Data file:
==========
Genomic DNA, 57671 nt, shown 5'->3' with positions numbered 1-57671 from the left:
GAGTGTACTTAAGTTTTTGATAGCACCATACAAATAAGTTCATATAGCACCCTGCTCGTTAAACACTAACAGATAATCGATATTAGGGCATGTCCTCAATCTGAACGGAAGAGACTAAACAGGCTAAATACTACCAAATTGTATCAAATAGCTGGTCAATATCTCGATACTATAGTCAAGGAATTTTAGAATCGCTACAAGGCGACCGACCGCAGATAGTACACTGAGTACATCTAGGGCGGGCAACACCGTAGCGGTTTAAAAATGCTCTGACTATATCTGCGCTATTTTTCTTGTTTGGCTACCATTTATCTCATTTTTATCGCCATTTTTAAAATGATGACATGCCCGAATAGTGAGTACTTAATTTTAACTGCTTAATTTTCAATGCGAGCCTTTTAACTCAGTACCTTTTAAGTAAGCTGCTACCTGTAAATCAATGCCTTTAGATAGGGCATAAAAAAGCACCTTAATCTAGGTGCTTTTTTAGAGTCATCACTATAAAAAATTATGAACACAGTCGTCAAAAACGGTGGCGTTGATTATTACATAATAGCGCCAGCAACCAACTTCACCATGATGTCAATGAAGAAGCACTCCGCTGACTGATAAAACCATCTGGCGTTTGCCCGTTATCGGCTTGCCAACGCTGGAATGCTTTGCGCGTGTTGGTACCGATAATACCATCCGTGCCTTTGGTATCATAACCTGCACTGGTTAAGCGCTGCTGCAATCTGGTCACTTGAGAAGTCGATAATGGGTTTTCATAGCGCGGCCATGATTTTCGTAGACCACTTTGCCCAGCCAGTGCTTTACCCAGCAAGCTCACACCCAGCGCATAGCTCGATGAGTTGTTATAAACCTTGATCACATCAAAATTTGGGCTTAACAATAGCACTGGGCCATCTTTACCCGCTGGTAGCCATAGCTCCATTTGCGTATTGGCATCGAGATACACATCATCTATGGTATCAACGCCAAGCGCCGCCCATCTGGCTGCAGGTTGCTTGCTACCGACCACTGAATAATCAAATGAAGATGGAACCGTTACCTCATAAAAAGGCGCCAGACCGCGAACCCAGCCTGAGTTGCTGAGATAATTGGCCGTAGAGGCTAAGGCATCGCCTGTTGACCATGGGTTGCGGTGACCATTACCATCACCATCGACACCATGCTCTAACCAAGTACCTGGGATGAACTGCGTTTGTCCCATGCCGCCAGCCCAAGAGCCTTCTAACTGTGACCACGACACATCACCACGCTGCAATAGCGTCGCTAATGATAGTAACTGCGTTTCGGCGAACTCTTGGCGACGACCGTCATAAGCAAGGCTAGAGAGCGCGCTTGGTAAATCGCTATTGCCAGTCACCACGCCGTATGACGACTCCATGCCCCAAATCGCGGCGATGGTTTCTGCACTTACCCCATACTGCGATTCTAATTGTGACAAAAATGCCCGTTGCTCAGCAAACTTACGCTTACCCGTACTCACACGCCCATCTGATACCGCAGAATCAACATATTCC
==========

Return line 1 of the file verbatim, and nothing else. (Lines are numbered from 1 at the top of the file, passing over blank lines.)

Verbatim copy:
Genomic DNA, 57671 nt, shown 5'->3' with positions numbered 1-57671 from the left: